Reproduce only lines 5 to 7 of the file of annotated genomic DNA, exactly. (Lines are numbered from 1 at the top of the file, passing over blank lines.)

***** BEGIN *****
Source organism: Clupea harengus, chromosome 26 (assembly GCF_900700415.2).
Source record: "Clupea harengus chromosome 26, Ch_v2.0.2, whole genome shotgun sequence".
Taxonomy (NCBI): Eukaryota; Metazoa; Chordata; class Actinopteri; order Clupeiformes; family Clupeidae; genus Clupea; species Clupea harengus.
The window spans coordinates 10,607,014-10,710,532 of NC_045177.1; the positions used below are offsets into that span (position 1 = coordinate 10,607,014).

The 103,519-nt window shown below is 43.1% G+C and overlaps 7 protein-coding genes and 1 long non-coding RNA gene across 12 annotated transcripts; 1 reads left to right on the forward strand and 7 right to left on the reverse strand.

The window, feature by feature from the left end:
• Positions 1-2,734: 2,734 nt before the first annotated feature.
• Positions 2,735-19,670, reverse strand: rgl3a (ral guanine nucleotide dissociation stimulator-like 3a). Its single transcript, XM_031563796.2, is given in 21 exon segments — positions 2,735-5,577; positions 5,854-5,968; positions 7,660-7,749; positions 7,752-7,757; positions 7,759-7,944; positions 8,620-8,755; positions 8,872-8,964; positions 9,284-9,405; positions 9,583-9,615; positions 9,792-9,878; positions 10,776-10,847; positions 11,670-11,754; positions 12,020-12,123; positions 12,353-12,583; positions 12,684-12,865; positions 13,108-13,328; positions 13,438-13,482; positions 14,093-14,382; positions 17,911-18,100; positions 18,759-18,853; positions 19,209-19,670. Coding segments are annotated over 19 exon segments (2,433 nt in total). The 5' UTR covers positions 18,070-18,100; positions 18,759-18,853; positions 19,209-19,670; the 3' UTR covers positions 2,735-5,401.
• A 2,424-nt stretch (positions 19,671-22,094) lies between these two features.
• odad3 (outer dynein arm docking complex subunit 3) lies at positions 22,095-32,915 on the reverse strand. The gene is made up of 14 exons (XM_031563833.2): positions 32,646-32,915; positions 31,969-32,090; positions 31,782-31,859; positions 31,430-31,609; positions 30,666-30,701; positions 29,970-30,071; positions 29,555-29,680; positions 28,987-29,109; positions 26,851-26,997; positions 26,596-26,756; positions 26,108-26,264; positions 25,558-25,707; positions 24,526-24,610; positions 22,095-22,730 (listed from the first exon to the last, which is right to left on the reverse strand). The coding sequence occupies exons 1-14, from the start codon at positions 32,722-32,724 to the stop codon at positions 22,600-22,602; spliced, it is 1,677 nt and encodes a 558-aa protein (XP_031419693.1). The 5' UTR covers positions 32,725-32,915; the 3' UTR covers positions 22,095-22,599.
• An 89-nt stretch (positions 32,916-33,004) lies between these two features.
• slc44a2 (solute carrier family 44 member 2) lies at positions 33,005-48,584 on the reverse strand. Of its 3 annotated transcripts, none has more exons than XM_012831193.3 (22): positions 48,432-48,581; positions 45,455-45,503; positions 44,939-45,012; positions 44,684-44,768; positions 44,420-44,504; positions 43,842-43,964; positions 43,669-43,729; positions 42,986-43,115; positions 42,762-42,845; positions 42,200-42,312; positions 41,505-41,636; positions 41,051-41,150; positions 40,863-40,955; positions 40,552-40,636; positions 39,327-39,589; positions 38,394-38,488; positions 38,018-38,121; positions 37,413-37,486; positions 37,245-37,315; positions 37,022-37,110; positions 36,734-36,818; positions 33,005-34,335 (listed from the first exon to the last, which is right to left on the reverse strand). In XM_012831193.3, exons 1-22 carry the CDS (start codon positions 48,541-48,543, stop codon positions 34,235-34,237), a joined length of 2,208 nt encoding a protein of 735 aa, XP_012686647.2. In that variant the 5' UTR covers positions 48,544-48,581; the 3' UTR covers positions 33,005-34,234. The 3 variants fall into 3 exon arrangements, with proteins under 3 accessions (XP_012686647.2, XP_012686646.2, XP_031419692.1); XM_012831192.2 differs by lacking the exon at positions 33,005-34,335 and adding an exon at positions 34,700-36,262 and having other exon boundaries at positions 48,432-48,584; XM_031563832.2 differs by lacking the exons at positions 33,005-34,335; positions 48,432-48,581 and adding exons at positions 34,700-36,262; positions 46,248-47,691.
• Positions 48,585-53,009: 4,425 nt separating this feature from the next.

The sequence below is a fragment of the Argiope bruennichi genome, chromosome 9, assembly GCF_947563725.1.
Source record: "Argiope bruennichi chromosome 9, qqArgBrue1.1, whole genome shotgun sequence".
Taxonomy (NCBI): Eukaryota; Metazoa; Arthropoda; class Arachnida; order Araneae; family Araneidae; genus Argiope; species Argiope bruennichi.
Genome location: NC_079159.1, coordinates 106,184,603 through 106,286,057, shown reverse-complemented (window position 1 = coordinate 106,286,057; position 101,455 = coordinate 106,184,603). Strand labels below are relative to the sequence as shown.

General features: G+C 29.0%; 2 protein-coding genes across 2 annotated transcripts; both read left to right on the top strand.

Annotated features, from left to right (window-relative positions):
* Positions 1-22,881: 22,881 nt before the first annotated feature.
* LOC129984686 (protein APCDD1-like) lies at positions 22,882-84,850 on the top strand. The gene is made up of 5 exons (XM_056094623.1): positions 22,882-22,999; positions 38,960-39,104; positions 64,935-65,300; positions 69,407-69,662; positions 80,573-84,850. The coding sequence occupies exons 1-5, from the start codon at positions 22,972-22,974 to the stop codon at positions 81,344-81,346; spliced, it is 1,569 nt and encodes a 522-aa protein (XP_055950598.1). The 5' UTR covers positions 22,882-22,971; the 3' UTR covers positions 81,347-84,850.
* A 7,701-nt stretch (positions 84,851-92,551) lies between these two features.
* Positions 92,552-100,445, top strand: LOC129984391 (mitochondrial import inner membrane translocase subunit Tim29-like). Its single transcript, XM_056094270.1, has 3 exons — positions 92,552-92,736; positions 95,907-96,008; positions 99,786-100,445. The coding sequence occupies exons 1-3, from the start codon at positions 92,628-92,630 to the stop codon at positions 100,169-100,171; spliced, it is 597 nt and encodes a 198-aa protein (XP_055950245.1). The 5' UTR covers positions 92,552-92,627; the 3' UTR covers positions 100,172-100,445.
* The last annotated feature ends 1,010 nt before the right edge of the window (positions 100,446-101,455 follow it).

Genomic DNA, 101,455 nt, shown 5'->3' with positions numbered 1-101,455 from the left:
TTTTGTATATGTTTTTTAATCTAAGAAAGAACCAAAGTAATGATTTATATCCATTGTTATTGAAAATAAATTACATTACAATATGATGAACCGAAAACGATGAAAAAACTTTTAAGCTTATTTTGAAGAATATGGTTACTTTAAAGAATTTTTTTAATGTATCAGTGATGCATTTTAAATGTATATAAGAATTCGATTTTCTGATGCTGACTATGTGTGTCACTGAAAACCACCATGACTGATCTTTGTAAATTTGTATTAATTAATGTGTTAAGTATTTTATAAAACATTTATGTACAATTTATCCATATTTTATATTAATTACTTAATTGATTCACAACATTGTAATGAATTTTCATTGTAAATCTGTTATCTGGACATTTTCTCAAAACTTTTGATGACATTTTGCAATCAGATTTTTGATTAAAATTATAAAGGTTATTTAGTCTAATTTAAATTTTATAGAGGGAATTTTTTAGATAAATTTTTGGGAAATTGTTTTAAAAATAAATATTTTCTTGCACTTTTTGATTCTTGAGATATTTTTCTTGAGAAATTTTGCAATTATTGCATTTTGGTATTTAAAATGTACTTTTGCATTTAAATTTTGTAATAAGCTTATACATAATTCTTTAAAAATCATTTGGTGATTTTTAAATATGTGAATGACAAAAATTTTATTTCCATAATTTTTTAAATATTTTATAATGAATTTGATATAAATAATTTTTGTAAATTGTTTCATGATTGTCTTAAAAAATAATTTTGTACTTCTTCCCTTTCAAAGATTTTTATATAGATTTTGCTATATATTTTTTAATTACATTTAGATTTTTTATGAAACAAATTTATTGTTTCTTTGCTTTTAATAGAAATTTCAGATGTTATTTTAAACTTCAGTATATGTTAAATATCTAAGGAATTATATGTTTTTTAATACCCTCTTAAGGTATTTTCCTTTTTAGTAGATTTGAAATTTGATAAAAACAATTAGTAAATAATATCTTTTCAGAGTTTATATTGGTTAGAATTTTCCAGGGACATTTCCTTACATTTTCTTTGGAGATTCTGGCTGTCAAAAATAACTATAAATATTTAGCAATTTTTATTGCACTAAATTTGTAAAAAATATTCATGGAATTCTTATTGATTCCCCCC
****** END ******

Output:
The 103,519-nt window shown below is 43.1% G+C and overlaps 7 protein-coding genes and 1 long non-coding RNA gene across 12 annotated transcripts; 1 reads left to right on the forward strand and 7 right to left on the reverse strand.

The window, feature by feature from the left end:
• Positions 1-2,734: 2,734 nt before the first annotated feature.